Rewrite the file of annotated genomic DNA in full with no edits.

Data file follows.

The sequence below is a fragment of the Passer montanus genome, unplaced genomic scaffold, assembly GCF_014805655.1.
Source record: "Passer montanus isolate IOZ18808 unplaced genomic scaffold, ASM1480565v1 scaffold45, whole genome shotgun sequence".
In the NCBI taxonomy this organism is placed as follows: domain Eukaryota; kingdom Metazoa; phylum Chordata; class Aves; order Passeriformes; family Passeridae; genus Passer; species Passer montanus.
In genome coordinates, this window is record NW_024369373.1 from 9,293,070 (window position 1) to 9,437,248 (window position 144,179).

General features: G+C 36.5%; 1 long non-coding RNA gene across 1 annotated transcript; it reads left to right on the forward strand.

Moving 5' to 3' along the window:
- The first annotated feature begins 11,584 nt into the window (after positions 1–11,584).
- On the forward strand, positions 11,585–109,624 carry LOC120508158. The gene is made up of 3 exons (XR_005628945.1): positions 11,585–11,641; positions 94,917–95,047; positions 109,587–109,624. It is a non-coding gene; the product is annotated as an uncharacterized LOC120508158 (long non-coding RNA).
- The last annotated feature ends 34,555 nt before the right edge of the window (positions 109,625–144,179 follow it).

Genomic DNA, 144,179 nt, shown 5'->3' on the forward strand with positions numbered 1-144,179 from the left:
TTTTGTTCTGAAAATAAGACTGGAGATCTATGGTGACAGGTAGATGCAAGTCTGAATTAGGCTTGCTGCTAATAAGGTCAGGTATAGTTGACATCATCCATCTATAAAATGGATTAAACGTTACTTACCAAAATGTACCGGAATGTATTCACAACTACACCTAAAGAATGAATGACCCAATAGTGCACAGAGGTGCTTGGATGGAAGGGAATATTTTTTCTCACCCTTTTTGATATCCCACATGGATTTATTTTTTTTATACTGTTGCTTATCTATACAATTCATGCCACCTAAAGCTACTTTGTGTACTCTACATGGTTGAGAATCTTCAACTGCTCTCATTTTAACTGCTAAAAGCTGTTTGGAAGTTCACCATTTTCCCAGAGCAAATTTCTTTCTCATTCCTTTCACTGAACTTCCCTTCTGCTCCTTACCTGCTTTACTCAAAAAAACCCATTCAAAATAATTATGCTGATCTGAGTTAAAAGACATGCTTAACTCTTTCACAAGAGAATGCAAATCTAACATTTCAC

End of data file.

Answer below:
The sequence below is a fragment of the Passer montanus genome, unplaced genomic scaffold, assembly GCF_014805655.1.
Source record: "Passer montanus isolate IOZ18808 unplaced genomic scaffold, ASM1480565v1 scaffold45, whole genome shotgun sequence".
In the NCBI taxonomy this organism is placed as follows: domain Eukaryota; kingdom Metazoa; phylum Chordata; class Aves; order Passeriformes; family Passeridae; genus Passer; species Passer montanus.
In genome coordinates, this window is record NW_024369373.1 from 9,293,070 (window position 1) to 9,437,248 (window position 144,179).

General features: G+C 36.5%; 1 long non-coding RNA gene across 1 annotated transcript; it reads left to right on the forward strand.

Moving 5' to 3' along the window:
- The first annotated feature begins 11,584 nt into the window (after positions 1–11,584).
- On the forward strand, positions 11,585–109,624 carry LOC120508158. The gene is made up of 3 exons (XR_005628945.1): positions 11,585–11,641; positions 94,917–95,047; positions 109,587–109,624. It is a non-coding gene; the product is annotated as an uncharacterized LOC120508158 (long non-coding RNA).
- The last annotated feature ends 34,555 nt before the right edge of the window (positions 109,625–144,179 follow it).

Genomic DNA, 144,179 nt, shown 5'->3' on the forward strand with positions numbered 1-144,179 from the left:
TTTTGTTCTGAAAATAAGACTGGAGATCTATGGTGACAGGTAGATGCAAGTCTGAATTAGGCTTGCTGCTAATAAGGTCAGGTATAGTTGACATCATCCATCTATAAAATGGATTAAACGTTACTTACCAAAATGTACCGGAATGTATTCACAACTACACCTAAAGAATGAATGACCCAATAGTGCACAGAGGTGCTTGGATGGAAGGGAATATTTTTTCTCACCCTTTTTGATATCCCACATGGATTTATTTTTTTTATACTGTTGCTTATCTATACAATTCATGCCACCTAAAGCTACTTTGTGTACTCTACATGGTTGAGAATCTTCAACTGCTCTCATTTTAACTGCTAAAAGCTGTTTGGAAGTTCACCATTTTCCCAGAGCAAATTTCTTTCTCATTCCTTTCACTGAACTTCCCTTCTGCTCCTTACCTGCTTTACTCAAAAAAACCCATTCAAAATAATTATGCTGATCTGAGTTAAAAGACATGCTTAACTCTTTCACAAGAGAATGCAAATCTAACATTTCAC